A blastocyst is a ball of human cells formed 4-5 days after fertilization (the merging of the egg and sperm), which contains an inner layer of pluripotent stem cells. The outer layer of the ball becomes the placenta and the stem cells within become the whole person.
By the way, if you have trouble remembering the name blastocyst, just think of an exploding cyst (gross!).
Anyway, these stem cells divide and differentiate into the 37 trillion specialized cells that make up your body. By approximately 9 days after fertilization, the blastocyst has become something else called the gastrula (think of gastritis), which no longer contains pluripotent stem cells.
So there is a window of about 5 days during which these pluripotent stem cells of the blastocyst exist and can be harvested by scientists. And this—
“WAIT, WAIT, WAIT, WAIT!!”
-Yes, smartypants in the front row?
“You said these pluripotent stem cells can form any specialized cell in the body, and they exist only from 4-5 days after fertilization until 9 days after fertilization.”
That’s correct, yes.
“Well… what happens BEFORE the blastocyst, in the first 4-5 days? Don’t there need to be pluripotent cells already?”
Good catch. Ok, the truth is that pluripotent stem cells cannot form quite all human cell types. For example, they can’t form the cells of the placenta.
But totipotent stem cells can.
“What are you talking about? Totipotent?! What’s that?”
Sorry. Totipotent stem cells are the cells that divide from the zygote (the cell that results when the egg and sperm fuse during reproduction) during the first few days after fertilization. And they can form any cell needed to make a complete human person, even the placenta and all specialized embryonic cells.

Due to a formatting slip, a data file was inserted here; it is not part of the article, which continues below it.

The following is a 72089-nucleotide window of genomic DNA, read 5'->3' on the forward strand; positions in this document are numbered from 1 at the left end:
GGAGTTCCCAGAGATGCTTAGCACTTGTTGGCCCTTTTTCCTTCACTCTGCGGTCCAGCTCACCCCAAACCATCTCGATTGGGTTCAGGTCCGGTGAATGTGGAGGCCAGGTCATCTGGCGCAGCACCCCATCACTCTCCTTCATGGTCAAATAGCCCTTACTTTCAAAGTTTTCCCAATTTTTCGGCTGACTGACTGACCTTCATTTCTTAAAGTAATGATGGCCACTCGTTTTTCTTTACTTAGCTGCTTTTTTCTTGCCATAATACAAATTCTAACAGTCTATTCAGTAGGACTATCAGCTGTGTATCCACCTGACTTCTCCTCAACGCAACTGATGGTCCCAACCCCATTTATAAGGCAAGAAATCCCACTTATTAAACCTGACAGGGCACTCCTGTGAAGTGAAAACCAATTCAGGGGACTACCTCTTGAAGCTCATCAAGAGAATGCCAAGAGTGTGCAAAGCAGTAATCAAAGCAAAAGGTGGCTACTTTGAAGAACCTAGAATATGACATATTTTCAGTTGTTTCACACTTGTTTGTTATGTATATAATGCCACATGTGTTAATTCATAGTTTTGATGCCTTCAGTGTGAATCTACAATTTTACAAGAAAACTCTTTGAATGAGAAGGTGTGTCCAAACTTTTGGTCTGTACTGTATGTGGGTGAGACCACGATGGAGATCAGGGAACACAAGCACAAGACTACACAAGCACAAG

But here’s where it gets tricky. The zygote, the single cell that exists before any division takes place, is also totipotent, and this has led to some misunderstandings. You see, the zygote is not only able to produce all the cells needed to make a complete human, but it is also able to organize them into a complete human person.
The post-zygotic totipotent cells lack this second ability.
Post-zygotic totipotent cells cannot become human beings. If you implant one into a uterus, it will become a tumor, not a person.
A zygote is totipotent, but it is not a stem cell because, unlike stem cells, it cannot copy itself.
When a zygote splits into two cells, neither of those cells are zygotes. Only the merging of a sperm and egg can produce a zygote.
Anyway, clearly pluripotent and totipotent stem cells have greater research and therapeutic potential than multipotent stem cells, due to their much greater versatility.
The problem is, we have to get them from embryos. But how?
How do we get embryonic stem cells?
The majority of embryos used in stem cell research come from in vitro fertilization clinics. Eggs are harvested from a woman who either can’t or doesn’t want to reproduce the old-fashioned way. They are then fertilized outside her body with the intention of later being implanted into her uterus.
The normal practice is to fertilize more than one egg to increase the chances of success. The extra embryos are frozen and stored using a process called cryopreservation.
But cold storage isn’t cheap and the prospective parents get the bill. They are then left to decide what to do about it.
There are a number of options, including:
- Keep them for later, when they want to have more children. This only postpones the decision, as they may still have embryos left when they are finished having children.
- Have them thawed and disposed of, either by the clinic, by burial, or by having them implanted in the uterus at a time of the cycle when it is not possible to get pregnant. In any case, the embryo does not survive.